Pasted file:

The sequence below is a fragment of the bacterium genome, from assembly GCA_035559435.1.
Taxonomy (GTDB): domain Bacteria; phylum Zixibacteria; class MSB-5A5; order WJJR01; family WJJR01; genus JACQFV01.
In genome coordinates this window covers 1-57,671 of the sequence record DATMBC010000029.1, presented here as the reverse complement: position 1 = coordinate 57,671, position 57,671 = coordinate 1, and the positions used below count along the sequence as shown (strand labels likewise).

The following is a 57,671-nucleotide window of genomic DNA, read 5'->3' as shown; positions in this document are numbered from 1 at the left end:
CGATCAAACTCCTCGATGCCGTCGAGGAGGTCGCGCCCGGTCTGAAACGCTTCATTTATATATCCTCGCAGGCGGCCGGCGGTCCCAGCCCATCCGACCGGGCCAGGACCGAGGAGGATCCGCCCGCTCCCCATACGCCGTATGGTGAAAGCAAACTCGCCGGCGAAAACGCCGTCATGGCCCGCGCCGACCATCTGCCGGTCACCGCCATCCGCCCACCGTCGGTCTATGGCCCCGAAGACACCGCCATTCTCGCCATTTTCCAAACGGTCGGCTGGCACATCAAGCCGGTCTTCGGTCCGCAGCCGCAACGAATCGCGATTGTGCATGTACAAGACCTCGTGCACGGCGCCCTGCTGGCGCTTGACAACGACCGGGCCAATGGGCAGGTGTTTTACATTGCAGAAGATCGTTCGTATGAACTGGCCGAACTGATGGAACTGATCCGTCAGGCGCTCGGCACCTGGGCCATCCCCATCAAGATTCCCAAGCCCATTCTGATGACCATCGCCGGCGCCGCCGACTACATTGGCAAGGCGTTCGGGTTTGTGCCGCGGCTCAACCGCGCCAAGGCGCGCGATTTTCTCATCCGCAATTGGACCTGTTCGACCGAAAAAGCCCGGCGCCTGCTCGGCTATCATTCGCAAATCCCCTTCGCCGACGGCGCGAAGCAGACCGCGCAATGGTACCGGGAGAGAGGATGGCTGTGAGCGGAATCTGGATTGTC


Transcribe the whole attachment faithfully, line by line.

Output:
The sequence below is a fragment of the bacterium genome, from assembly GCA_035559435.1.
Taxonomy (GTDB): domain Bacteria; phylum Zixibacteria; class MSB-5A5; order WJJR01; family WJJR01; genus JACQFV01.
In genome coordinates this window covers 1-57,671 of the sequence record DATMBC010000029.1, presented here as the reverse complement: position 1 = coordinate 57,671, position 57,671 = coordinate 1, and the positions used below count along the sequence as shown (strand labels likewise).

The following is a 57,671-nucleotide window of genomic DNA, read 5'->3' as shown; positions in this document are numbered from 1 at the left end:
CGATCAAACTCCTCGATGCCGTCGAGGAGGTCGCGCCCGGTCTGAAACGCTTCATTTATATATCCTCGCAGGCGGCCGGCGGTCCCAGCCCATCCGACCGGGCCAGGACCGAGGAGGATCCGCCCGCTCCCCATACGCCGTATGGTGAAAGCAAACTCGCCGGCGAAAACGCCGTCATGGCCCGCGCCGACCATCTGCCGGTCACCGCCATCCGCCCACCGTCGGTCTATGGCCCCGAAGACACCGCCATTCTCGCCATTTTCCAAACGGTCGGCTGGCACATCAAGCCGGTCTTCGGTCCGCAGCCGCAACGAATCGCGATTGTGCATGTACAAGACCTCGTGCACGGCGCCCTGCTGGCGCTTGACAACGACCGGGCCAATGGGCAGGTGTTTTACATTGCAGAAGATCGTTCGTATGAACTGGCCGAACTGATGGAACTGATCCGTCAGGCGCTCGGCACCTGGGCCATCCCCATCAAGATTCCCAAGCCCATTCTGATGACCATCGCCGGCGCCGCCGACTACATTGGCAAGGCGTTCGGGTTTGTGCCGCGGCTCAACCGCGCCAAGGCGCGCGATTTTCTCATCCGCAATTGGACCTGTTCGACCGAAAAAGCCCGGCGCCTGCTCGGCTATCATTCGCAAATCCCCTTCGCCGACGGCGCGAAGCAGACCGCGCAATGGTACCGGGAGAGAGGATGGCTGTGAGCGGAATCTGGATTGTC